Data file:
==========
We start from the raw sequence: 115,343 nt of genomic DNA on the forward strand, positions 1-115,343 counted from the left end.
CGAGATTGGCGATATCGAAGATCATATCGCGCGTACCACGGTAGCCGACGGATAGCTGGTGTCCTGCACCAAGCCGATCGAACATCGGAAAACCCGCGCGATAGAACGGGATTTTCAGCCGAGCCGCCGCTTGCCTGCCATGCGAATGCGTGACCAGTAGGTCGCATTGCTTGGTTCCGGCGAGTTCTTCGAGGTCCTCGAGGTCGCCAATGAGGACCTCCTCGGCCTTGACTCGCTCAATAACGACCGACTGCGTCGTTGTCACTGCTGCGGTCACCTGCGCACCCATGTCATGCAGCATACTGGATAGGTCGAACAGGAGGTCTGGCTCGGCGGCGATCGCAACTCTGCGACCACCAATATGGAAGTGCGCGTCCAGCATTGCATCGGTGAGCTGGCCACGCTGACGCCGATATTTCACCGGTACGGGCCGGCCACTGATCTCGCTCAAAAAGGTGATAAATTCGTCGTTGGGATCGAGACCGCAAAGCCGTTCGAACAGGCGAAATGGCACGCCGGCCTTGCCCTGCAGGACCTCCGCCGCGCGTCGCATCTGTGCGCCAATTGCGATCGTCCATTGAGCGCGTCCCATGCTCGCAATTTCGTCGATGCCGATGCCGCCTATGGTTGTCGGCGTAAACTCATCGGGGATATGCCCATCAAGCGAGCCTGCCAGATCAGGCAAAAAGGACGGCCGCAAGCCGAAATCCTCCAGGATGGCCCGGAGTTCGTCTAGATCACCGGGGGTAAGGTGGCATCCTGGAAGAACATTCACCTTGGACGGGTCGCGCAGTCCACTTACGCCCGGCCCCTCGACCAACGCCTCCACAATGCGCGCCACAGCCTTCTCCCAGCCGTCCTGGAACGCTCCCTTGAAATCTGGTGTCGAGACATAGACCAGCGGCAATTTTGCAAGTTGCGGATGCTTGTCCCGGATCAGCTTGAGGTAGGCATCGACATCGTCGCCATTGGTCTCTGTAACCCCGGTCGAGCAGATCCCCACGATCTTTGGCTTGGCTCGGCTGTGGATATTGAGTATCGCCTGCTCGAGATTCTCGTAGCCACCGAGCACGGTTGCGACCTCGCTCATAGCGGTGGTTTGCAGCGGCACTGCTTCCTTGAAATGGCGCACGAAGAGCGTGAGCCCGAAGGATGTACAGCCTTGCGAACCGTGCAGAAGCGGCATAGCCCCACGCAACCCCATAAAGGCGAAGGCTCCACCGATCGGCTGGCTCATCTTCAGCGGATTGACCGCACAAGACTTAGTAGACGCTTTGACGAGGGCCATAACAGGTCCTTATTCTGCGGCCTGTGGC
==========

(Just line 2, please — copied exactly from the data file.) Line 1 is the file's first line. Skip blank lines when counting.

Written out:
CGAGATTGGCGATATCGAAGATCATATCGCGCGTACCACGGTAGCCGACGGATAGCTGGTGTCCTGCACCAAGCCGATCGAACATCGGAAAACCCGCGCGATAGAACGGGATTTTCAGCCGAGCCGCCGCTTGCCTGCCATGCGAATGCGTGACCAGTAGGTCGCATTGCTTGGTTCCGGCGAGTTCTTCGAGGTCCTCGAGGTCGCCAATGAGGACCTCCTCGGCCTTGACTCGCTCAATAACGACCGACTGCGTCGTTGTCACTGCTGCGGTCACCTGCGCACCCATGTCATGCAGCATACTGGATAGGTCGAACAGGAGGTCTGGCTCGGCGGCGATCGCAACTCTGCGACCACCAATATGGAAGTGCGCGTCCAGCATTGCATCGGTGAGCTGGCCACGCTGACGCCGATATTTCACCGGTACGGGCCGGCCACTGATCTCGCTCAAAAAGGTGATAAATTCGTCGTTGGGATCGAGACCGCAAAGCCGTTCGAACAGGCGAAATGGCACGCCGGCCTTGCCCTGCAGGACCTCCGCCGCGCGTCGCATCTGTGCGCCAATTGCGATCGTCCATTGAGCGCGTCCCATGCTCGCAATTTCGTCGATGCCGATGCCGCCTATGGTTGTCGGCGTAAACTCATCGGGGATATGCCCATCAAGCGAGCCTGCCAGATCAGGCAAAAAGGACGGCCGCAAGCCGAAATCCTCCAGGATGGCCCGGAGTTCGTCTAGATCACCGGGGGTAAGGTGGCATCCTGGAAGAACATTCACCTTGGACGGGTCGCGCAGTCCACTTACGCCCGGCCCCTCGACCAACGCCTCCACAATGCGCGCCACAGCCTTCTCCCAGCCGTCCTGGAACGCTCCCTTGAAATCTGGTGTCGAGACATAGACCAGCGGCAATTTTGCAAGTTGCGGATGCTTGTCCCGGATCAGCTTGAGGTAGGCATCGACATCGTCGCCATTGGTCTCTGTAACCCCGGTCGAGCAGATCCCCACGATCTTTGGCTTGGCTCGGCTGTGGATATTGAGTATCGCCTGCTCGAGATTCTCGTAGCCACCGAGCACGGTTGCGACCTCGCTCATAGCGGTGGTTTGCAGCGGCACTGCTTCCTTGAAATGGCGCACGAAGAGCGTGAGCCCGAAGGATGTACAGCCTTGCGAACCGTGCAGAAGCGGCATAGCCCCACGCAACCCCATAAAGGCGAAGGCTCCACCGATCGGCTGGCTCATCTTCAGCGGATTGACCGCACAAGACTTAGTAGACGCTTTGACGAGGGCCATAACAGGTCCTTATTCTGCGGCCTGTGGC